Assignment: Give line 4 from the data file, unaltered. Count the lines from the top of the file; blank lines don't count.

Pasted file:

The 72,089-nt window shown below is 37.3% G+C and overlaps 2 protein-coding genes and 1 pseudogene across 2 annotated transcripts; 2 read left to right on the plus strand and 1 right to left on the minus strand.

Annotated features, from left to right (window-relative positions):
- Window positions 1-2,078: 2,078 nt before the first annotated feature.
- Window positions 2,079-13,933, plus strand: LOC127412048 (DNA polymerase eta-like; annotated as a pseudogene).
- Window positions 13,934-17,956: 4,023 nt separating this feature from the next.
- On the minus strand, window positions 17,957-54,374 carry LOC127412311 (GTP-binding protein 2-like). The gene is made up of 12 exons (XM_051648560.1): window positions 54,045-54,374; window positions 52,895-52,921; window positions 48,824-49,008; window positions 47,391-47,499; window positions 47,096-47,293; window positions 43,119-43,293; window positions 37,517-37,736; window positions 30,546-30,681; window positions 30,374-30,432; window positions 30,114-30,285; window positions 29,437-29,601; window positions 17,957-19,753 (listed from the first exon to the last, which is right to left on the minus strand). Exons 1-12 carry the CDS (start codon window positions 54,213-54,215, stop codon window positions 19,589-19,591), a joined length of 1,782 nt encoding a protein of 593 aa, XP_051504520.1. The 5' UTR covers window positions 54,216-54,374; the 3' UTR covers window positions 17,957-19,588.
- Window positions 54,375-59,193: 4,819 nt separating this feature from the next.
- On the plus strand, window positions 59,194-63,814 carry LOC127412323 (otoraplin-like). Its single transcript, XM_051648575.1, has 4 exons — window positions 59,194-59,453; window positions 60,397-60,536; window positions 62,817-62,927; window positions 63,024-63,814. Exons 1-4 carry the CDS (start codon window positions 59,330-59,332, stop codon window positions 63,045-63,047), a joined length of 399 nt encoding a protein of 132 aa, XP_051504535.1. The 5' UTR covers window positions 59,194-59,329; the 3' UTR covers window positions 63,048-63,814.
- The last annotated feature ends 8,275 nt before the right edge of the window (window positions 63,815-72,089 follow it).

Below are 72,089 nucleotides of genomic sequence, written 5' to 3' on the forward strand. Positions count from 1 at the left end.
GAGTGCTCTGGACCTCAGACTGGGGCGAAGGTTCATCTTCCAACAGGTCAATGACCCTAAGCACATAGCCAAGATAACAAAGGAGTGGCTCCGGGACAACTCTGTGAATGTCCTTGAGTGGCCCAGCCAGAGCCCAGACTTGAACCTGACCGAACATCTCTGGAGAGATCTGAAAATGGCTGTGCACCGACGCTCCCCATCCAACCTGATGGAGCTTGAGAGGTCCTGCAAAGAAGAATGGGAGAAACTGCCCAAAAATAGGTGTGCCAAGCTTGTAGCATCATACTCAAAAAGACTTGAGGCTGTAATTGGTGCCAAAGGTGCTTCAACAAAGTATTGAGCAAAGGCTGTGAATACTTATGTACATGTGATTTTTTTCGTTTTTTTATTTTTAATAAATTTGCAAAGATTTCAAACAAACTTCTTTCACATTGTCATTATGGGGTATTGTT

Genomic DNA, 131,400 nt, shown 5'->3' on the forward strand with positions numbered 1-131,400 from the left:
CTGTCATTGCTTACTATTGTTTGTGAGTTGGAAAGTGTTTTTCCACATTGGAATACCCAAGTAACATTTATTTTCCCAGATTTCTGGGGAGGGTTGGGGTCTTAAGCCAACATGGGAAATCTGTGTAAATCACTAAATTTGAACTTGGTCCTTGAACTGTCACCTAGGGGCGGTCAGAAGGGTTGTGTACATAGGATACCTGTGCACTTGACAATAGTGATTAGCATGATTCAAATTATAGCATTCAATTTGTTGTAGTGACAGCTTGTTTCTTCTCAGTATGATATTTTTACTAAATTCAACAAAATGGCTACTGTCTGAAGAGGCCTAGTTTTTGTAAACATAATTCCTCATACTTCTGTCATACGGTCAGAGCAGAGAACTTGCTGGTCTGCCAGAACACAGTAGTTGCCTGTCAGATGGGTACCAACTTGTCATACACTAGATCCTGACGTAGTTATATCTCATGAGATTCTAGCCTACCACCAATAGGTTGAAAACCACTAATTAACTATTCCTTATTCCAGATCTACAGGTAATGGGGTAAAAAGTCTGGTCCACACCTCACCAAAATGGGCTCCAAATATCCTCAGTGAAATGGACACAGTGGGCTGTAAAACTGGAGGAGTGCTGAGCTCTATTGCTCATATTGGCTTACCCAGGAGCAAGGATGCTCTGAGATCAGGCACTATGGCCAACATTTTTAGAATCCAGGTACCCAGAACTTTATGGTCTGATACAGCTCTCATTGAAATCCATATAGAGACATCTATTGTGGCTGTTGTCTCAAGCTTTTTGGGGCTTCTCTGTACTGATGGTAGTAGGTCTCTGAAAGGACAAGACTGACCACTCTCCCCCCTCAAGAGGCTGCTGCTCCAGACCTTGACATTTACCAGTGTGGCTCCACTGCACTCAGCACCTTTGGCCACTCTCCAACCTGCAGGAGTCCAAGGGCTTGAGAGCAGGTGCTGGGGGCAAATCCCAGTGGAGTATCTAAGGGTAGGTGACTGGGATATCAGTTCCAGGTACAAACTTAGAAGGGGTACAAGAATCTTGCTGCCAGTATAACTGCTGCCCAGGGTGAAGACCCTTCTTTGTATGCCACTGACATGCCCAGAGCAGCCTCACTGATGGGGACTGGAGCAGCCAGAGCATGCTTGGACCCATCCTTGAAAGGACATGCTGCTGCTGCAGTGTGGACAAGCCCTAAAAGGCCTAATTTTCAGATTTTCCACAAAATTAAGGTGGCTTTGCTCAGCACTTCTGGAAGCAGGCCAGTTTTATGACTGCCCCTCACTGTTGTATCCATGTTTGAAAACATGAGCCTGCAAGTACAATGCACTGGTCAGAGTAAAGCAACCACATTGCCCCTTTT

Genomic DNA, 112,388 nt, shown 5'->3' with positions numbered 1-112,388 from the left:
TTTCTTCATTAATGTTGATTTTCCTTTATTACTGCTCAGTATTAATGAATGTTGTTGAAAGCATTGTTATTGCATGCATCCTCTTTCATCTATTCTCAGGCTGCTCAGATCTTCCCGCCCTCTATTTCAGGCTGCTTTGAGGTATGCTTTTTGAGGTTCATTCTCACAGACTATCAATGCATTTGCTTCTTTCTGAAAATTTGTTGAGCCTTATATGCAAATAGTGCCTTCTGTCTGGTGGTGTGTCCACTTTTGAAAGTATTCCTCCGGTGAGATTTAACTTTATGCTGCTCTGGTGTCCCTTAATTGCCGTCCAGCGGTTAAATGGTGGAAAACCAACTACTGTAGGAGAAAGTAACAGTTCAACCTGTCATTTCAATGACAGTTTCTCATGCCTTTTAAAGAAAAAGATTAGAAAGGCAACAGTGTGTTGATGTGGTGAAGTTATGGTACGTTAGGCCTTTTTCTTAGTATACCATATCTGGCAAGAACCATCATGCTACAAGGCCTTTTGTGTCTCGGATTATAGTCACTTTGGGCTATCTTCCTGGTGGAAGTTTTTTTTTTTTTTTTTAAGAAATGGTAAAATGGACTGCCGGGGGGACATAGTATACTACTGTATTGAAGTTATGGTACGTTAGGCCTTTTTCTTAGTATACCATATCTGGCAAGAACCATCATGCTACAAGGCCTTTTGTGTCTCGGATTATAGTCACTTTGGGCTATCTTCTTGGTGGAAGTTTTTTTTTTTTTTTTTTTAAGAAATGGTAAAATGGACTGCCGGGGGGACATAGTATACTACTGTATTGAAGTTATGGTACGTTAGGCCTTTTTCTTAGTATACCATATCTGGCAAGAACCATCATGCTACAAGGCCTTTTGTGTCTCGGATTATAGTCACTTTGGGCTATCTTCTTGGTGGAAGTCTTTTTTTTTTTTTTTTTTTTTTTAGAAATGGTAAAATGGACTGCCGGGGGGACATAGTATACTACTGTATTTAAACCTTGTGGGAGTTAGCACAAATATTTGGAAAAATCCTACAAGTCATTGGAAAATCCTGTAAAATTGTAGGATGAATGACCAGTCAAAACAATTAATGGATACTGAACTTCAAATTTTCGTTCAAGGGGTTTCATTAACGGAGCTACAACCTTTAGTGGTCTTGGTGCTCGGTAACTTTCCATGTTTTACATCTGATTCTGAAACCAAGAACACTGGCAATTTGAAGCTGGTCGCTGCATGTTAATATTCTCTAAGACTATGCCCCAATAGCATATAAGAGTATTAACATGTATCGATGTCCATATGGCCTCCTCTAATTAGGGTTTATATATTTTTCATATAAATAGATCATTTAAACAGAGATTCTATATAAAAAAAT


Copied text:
- Window positions 2,079-13,933, plus strand: LOC127412048 (DNA polymerase eta-like; annotated as a pseudogene).